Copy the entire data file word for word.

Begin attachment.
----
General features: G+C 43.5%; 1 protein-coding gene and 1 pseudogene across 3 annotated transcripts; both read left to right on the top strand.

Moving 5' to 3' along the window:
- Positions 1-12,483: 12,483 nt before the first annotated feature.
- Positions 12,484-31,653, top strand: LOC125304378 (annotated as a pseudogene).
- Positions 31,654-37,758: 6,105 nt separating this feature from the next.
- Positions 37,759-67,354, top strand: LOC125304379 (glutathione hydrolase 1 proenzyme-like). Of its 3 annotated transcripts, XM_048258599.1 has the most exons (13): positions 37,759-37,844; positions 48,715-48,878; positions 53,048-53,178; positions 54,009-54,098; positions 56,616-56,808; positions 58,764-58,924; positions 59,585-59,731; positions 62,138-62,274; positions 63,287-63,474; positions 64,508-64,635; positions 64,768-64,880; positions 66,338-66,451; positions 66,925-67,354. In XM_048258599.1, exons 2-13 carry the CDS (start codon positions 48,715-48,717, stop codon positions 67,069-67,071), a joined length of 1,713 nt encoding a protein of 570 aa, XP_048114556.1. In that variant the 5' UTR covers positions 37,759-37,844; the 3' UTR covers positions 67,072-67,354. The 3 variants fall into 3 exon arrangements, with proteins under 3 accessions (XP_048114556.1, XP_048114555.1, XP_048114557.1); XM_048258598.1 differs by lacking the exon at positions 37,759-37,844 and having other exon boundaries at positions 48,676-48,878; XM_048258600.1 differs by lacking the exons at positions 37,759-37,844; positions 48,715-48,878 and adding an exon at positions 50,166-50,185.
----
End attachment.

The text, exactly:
General features: G+C 43.5%; 1 protein-coding gene and 1 pseudogene across 3 annotated transcripts; both read left to right on the top strand.

Moving 5' to 3' along the window:
- Positions 1-12,483: 12,483 nt before the first annotated feature.
- Positions 12,484-31,653, top strand: LOC125304378 (annotated as a pseudogene).
- Positions 31,654-37,758: 6,105 nt separating this feature from the next.
- Positions 37,759-67,354, top strand: LOC125304379 (glutathione hydrolase 1 proenzyme-like). Of its 3 annotated transcripts, XM_048258599.1 has the most exons (13): positions 37,759-37,844; positions 48,715-48,878; positions 53,048-53,178; positions 54,009-54,098; positions 56,616-56,808; positions 58,764-58,924; positions 59,585-59,731; positions 62,138-62,274; positions 63,287-63,474; positions 64,508-64,635; positions 64,768-64,880; positions 66,338-66,451; positions 66,925-67,354. In XM_048258599.1, exons 2-13 carry the CDS (start codon positions 48,715-48,717, stop codon positions 67,069-67,071), a joined length of 1,713 nt encoding a protein of 570 aa, XP_048114556.1. In that variant the 5' UTR covers positions 37,759-37,844; the 3' UTR covers positions 67,072-67,354. The 3 variants fall into 3 exon arrangements, with proteins under 3 accessions (XP_048114556.1, XP_048114555.1, XP_048114557.1); XM_048258598.1 differs by lacking the exon at positions 37,759-37,844 and having other exon boundaries at positions 48,676-48,878; XM_048258600.1 differs by lacking the exons at positions 37,759-37,844; positions 48,715-48,878 and adding an exon at positions 50,166-50,185.